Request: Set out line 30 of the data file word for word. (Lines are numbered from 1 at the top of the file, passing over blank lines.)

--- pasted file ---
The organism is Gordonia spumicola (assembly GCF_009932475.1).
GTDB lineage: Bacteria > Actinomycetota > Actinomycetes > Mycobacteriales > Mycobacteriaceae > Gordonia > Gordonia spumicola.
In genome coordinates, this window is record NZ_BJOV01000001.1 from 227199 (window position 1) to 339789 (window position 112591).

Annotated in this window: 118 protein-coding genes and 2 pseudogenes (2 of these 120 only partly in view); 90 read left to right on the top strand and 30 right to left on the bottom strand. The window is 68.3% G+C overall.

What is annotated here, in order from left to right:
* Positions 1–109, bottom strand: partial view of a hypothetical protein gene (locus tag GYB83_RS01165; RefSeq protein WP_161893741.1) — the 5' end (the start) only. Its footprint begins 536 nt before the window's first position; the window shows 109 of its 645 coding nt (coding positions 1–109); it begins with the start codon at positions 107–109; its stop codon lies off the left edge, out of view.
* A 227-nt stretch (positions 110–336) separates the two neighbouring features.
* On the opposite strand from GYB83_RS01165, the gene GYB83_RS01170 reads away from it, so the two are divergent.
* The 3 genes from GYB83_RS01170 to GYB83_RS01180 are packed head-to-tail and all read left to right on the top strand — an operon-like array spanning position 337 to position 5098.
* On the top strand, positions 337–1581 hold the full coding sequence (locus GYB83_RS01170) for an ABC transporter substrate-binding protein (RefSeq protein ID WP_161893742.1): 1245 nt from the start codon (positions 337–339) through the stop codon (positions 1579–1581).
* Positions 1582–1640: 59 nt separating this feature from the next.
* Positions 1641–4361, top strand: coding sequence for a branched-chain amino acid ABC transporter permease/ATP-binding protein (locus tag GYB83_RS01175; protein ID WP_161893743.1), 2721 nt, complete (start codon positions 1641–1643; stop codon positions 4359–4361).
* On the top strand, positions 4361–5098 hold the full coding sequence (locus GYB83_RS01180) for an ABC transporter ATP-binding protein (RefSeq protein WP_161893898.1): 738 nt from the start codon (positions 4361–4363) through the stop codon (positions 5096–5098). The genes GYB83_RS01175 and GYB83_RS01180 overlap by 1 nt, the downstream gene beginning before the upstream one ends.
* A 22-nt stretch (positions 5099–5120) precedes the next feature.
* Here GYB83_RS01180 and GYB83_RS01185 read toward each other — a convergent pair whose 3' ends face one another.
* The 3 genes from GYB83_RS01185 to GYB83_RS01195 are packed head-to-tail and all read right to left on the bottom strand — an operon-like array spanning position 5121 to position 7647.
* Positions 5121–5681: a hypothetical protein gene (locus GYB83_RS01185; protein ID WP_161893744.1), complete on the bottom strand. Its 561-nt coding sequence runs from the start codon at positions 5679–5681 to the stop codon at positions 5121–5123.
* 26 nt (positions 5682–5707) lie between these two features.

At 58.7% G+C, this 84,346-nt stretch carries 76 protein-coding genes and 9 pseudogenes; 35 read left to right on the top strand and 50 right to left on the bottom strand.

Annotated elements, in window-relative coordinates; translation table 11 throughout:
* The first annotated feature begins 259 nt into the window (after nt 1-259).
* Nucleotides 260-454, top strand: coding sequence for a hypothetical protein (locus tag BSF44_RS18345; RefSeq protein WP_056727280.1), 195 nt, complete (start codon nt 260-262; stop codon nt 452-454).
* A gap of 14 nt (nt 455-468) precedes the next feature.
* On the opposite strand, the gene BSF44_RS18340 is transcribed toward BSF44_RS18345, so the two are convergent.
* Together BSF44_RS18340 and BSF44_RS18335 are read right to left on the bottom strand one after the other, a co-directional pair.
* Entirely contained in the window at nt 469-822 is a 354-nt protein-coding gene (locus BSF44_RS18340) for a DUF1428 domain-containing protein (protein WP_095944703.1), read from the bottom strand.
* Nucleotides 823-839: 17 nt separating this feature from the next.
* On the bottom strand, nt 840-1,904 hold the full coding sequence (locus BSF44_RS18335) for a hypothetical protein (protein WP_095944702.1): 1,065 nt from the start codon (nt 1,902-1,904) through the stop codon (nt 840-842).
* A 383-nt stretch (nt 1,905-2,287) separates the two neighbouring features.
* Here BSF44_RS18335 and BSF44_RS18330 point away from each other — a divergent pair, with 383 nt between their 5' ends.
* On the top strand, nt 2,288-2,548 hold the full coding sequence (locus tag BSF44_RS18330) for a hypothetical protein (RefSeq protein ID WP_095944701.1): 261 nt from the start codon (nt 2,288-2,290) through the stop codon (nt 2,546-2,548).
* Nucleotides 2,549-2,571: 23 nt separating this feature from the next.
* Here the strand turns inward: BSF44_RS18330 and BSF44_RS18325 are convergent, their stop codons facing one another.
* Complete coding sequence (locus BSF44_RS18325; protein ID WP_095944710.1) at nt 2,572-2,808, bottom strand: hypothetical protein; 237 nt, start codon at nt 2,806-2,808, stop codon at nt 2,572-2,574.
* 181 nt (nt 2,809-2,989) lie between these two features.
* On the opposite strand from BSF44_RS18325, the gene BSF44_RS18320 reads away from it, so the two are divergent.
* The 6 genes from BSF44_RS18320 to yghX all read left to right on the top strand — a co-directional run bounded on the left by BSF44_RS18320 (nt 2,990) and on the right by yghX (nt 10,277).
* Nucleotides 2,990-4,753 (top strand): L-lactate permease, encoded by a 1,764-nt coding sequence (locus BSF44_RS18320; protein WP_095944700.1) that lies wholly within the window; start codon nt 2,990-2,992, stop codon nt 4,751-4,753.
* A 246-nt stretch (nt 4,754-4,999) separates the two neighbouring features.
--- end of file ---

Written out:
* Here BSF44_RS18335 and BSF44_RS18330 point away from each other — a divergent pair, with 383 nt between their 5' ends.